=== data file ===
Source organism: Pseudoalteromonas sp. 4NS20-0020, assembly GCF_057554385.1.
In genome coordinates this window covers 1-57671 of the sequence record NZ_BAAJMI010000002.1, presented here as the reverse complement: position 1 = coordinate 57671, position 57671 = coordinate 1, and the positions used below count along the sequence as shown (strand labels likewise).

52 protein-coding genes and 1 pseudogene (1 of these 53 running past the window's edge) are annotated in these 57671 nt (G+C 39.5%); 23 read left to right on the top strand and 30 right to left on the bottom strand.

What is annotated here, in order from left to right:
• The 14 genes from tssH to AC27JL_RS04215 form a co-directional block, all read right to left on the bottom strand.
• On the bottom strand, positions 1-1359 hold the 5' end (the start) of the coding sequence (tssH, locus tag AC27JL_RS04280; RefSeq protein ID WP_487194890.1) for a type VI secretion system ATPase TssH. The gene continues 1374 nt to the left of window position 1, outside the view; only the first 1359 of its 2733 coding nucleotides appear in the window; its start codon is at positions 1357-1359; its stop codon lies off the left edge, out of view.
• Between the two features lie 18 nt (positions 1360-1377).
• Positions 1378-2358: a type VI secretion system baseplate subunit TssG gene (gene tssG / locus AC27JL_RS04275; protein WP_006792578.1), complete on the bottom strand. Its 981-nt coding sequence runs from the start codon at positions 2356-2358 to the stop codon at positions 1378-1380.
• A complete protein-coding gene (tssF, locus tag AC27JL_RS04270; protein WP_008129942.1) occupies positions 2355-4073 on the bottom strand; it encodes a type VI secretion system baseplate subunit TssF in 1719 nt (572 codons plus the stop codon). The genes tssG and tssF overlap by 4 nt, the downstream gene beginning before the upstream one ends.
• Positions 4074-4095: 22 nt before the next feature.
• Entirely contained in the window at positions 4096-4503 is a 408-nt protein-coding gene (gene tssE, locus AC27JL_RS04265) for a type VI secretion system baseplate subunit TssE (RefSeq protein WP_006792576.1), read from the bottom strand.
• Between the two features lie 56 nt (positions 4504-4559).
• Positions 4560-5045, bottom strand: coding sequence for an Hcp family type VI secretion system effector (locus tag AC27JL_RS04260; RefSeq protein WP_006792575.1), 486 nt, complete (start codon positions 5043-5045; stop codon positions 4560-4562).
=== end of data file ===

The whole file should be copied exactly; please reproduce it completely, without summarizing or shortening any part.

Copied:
Source organism: Pseudoalteromonas sp. 4NS20-0020, assembly GCF_057554385.1.
In genome coordinates this window covers 1-57671 of the sequence record NZ_BAAJMI010000002.1, presented here as the reverse complement: position 1 = coordinate 57671, position 57671 = coordinate 1, and the positions used below count along the sequence as shown (strand labels likewise).

52 protein-coding genes and 1 pseudogene (1 of these 53 running past the window's edge) are annotated in these 57671 nt (G+C 39.5%); 23 read left to right on the top strand and 30 right to left on the bottom strand.

What is annotated here, in order from left to right:
• The 14 genes from tssH to AC27JL_RS04215 form a co-directional block, all read right to left on the bottom strand.
• On the bottom strand, positions 1-1359 hold the 5' end (the start) of the coding sequence (tssH, locus tag AC27JL_RS04280; RefSeq protein ID WP_487194890.1) for a type VI secretion system ATPase TssH. The gene continues 1374 nt to the left of window position 1, outside the view; only the first 1359 of its 2733 coding nucleotides appear in the window; its start codon is at positions 1357-1359; its stop codon lies off the left edge, out of view.
• Between the two features lie 18 nt (positions 1360-1377).
• Positions 1378-2358: a type VI secretion system baseplate subunit TssG gene (gene tssG / locus AC27JL_RS04275; protein WP_006792578.1), complete on the bottom strand. Its 981-nt coding sequence runs from the start codon at positions 2356-2358 to the stop codon at positions 1378-1380.
• A complete protein-coding gene (tssF, locus tag AC27JL_RS04270; protein WP_008129942.1) occupies positions 2355-4073 on the bottom strand; it encodes a type VI secretion system baseplate subunit TssF in 1719 nt (572 codons plus the stop codon). The genes tssG and tssF overlap by 4 nt, the downstream gene beginning before the upstream one ends.
• Positions 4074-4095: 22 nt before the next feature.
• Entirely contained in the window at positions 4096-4503 is a 408-nt protein-coding gene (gene tssE, locus AC27JL_RS04265) for a type VI secretion system baseplate subunit TssE (RefSeq protein WP_006792576.1), read from the bottom strand.
• Between the two features lie 56 nt (positions 4504-4559).
• Positions 4560-5045, bottom strand: coding sequence for an Hcp family type VI secretion system effector (locus tag AC27JL_RS04260; RefSeq protein WP_006792575.1), 486 nt, complete (start codon positions 5043-5045; stop codon positions 4560-4562).